If you’ve been reading this blog for long, you already know that taking a long walk with my dogs at Lee Martinez Park is one of my favorite things. Before we got dogs, when Eric and I would take walks together, we spent a lot of time talking about how great it was going to be once we had dogs (and we always intended to have more than one). We were totally right. It’s the best.
One of my favorite parts of the walk is all the other animals we see. This morning, we saw a turtle sitting on a log floating in the middle of the river. We also saw a heron sitting high in a tree over the same stretch of water. Sadly, we also saw a dead Mountain Bluebird.
There’s a den of baby foxes along our regular route, and this morning the bravest of them all had a duck carcass that he was quite proud of.
When there are kits, Dexter insists on checking on them every walk. Even if they aren’t out, he wants to sit and watch the den, has to be pulled away from it.
This Sunday was such a different day than just one week ago, when Dexter was so sick and weak and didn’t want to eat. I spend each day immediately after something like that being thankful for another day, a day when no one is suffering, noticing the bravest of the kits, laughing at how he prances with a duck hanging from his mouth, too young to be quite sure what he’s even supposed to do with it.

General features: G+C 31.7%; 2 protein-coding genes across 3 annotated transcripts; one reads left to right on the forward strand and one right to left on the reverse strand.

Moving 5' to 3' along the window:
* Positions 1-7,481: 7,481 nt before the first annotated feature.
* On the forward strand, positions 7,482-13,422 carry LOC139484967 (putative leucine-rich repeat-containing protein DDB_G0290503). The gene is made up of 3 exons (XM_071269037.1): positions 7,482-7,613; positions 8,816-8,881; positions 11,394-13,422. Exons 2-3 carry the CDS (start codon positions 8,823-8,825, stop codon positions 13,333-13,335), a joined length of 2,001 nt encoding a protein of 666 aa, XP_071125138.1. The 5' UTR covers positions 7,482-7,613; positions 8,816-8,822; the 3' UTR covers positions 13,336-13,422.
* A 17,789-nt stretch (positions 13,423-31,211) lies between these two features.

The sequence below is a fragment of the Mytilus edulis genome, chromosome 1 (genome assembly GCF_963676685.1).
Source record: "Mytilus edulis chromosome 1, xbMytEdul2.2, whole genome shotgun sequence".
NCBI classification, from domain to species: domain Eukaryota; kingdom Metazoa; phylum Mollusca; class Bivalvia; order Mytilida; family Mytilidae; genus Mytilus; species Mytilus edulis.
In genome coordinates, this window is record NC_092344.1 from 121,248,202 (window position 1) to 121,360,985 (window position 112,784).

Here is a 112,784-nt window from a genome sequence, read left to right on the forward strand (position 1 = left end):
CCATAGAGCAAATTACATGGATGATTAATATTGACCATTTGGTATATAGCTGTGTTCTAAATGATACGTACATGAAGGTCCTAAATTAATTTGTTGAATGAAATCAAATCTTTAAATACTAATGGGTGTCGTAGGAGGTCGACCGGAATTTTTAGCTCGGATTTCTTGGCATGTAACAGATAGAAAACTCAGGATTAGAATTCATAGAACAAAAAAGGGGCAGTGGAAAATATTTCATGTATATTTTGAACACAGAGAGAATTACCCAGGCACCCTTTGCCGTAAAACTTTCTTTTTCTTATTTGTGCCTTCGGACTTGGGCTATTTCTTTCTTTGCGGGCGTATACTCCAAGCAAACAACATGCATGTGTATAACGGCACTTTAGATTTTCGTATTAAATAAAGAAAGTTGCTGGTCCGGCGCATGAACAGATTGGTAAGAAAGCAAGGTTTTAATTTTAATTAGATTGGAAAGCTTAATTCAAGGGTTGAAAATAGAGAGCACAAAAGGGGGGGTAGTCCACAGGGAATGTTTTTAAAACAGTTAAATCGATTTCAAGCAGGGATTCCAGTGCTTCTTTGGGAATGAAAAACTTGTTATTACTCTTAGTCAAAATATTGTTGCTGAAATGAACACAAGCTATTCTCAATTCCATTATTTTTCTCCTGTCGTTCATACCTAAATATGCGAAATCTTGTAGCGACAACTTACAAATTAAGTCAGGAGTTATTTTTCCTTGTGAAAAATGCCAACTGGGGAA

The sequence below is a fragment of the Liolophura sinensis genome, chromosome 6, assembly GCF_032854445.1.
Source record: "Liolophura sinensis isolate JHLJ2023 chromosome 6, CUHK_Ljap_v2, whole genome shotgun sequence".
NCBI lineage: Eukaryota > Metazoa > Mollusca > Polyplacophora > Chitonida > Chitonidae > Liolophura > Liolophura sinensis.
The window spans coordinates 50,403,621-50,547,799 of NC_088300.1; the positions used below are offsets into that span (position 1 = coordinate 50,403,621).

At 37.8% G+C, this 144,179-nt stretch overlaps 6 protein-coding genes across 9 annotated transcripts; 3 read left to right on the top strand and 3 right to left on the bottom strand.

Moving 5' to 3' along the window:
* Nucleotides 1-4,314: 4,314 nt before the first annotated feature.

Straight Talk From Fox
by Mary Oliver
Listen says fox it is music to run
over the hills to lick
dew from the leaves to nose along
the edges of the ponds to smell the fat
ducks in their bright feathers but
far out, safe in their rafts of
sleep. It is like
music to visit the orchard, to find
the vole sucking the sweet of the apple, or the
rabbit with his fast-beating heart. Death itself
is a music. Nobody has ever come close to
writing it down, awake or in a dream. It cannot
be told. It is flesh and bones
changing shape and with good cause, mercy
is a little child beside such an invention. It is
music to wander the black back roads
outside of town no one awake or wondering
if anything miraculous is ever going to
happen, totally dumb to the fact of every
moment’s miracle. Don’t think I haven’t
peeked into windows. I see you in all your seasons
making love, arguing, talking about God
as if he were an idea instead of the grass,
instead of the stars, the rabbit caught
in one good teeth-whacking hit and brought
home to the den. What I am, and I know it, is
responsible, joyful, thankful. I would not
give my life for a thousand of yours.
What is so magic about walking, being outside in the raw, real world is it reminds me that life is a cycle of seasons, of birth and death, of waxing and waning, hibernation and blooming. It helps me to not feel so anxious about the way things work–impermanence, mortality, the nature of change. The sun rises every morning, the flowers bloom again each Spring, and there are still baby foxes, learning how to feed themselves, how to be foxes. I can live in that world, even as it continues to break my heart.